Half Baked Alaska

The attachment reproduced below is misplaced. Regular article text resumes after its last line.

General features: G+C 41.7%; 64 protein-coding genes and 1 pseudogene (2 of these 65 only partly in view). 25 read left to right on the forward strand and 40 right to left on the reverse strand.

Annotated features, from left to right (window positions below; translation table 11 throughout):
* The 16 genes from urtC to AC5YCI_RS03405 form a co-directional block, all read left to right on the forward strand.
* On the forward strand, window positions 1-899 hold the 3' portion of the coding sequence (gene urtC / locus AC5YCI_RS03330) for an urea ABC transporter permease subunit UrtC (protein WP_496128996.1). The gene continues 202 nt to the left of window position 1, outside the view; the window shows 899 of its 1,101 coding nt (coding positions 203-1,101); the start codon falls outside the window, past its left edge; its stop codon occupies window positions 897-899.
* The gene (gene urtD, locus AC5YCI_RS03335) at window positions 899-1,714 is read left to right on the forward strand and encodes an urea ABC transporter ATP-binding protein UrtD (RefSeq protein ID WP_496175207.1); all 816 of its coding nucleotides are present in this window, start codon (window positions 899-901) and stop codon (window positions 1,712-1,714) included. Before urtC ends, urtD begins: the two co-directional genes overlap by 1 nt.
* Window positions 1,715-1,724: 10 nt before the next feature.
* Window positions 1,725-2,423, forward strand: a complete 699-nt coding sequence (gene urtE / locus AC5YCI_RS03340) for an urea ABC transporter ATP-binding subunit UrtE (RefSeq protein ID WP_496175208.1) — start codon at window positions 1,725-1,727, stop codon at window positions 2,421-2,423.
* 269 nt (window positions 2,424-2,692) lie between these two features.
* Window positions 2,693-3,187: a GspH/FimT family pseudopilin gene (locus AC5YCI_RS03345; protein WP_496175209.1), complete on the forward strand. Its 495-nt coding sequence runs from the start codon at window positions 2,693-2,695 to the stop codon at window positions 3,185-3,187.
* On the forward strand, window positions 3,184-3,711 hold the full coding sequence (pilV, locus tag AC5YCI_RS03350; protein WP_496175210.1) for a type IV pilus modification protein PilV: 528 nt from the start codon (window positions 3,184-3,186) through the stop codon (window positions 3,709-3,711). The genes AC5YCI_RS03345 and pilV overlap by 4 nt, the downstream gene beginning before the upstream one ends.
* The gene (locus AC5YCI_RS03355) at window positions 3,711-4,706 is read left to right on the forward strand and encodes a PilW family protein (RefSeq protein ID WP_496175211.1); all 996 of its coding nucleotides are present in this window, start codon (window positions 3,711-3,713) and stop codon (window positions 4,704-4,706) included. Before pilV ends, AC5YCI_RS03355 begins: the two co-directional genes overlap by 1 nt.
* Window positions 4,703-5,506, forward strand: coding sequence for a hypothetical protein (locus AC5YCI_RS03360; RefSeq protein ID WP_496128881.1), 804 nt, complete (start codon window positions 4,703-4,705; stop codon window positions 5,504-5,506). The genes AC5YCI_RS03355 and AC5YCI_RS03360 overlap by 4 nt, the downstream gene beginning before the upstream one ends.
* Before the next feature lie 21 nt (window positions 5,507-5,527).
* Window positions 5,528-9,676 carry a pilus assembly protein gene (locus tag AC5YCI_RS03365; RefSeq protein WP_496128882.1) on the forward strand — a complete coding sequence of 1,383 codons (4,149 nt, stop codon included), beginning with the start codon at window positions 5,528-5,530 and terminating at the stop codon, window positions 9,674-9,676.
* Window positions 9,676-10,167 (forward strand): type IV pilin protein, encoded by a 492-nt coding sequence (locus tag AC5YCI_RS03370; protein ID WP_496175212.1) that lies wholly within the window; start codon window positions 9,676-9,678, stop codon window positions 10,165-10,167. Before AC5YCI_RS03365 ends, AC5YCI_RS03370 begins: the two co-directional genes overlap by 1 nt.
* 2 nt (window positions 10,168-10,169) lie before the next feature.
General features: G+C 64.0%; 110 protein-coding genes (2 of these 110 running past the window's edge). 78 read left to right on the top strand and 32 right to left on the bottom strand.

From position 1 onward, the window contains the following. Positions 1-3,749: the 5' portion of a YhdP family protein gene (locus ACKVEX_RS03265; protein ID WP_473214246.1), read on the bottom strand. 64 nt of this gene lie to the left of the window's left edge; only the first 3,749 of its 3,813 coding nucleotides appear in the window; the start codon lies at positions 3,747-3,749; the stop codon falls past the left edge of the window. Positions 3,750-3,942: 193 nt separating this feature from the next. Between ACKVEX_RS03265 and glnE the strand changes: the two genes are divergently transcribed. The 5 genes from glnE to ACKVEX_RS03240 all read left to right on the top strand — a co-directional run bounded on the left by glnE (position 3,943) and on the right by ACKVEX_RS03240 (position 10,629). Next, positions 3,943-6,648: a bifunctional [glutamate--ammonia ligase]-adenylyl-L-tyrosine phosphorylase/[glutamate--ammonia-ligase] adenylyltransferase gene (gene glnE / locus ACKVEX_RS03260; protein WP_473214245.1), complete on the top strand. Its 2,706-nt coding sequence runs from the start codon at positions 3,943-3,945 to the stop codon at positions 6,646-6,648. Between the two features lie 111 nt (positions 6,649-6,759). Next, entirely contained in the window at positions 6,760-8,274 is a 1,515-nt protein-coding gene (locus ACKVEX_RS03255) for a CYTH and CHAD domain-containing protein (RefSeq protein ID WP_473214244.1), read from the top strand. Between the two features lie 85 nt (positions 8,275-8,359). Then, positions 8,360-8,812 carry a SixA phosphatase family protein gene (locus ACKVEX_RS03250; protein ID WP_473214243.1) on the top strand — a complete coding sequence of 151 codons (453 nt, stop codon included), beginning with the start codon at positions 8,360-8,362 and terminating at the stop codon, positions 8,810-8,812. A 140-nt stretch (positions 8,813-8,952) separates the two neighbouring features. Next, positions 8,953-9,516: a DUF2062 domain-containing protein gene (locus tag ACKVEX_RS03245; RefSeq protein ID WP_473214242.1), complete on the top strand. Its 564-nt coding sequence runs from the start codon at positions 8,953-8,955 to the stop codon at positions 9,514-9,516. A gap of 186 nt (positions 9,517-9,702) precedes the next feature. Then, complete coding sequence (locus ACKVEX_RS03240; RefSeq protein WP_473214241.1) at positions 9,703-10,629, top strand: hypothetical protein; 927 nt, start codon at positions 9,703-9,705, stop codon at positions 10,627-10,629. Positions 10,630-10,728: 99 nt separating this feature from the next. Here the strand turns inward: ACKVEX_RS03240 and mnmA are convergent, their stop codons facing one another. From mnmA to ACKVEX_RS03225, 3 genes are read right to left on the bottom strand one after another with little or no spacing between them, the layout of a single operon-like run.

We’re back in the frozen North with ham and eggs at $45, coffee at $10 a cup, and a Chilly Willy with nary a sou in his pocket. On a desperate job-hunting expedition, Chilly flunks out as piano player, dancer, barber, blacksmith and photographer’s assistant. Cold and starving, he ends the day in front of the restaurant of our old friend, dog Smedley. Through the window, he watches Smedley go through an amazing flapjack-flipping demonstration, but he’s understandably more interested in the edibility of the product than in Smedley’s skill. Chilly sneaks in and, hiding under the work table, surreptitiously helps himself to all the flipping pancakes that he can catch. Enter the lumberjack villain, who hasn’t eaten in six weeks. The impatient customer screams for an order of 268 flapjacks, meanwhile eating the moose head right off the wall as an appetizer. Smedley goes into frenzied activity to fill the order, but as each pancake lands on the plate, it disappears. The villain gets progressively meaner as Smedley comes up confused at this strange turn of events. Finally, Chilly emerges from his hiding place and, unobserved, prepares a plate of stove lids with butter and syrup. Helpfully, he offers them to Smedley, who gratefully serves them to his obnoxious and impatient customer. He bites, teeth crumble, and Smedley becomes the target of flying stove lids. Smedley fires the lids back. Chilly yells for his mama. A veritable Amazon of a woman comes to the rescue. Picking Smedley up by the ears, she batters him unmercifully and tosses him out the door. In our final scene, Chilly’s trying his hand at flipping himself. However, not as adroit as Chilly in sleight-of-hand feats, Smedley is caught in the act, and we iris out on Chilly beating him over the head with the frying pan, and treating us to a mischievous grin and wink.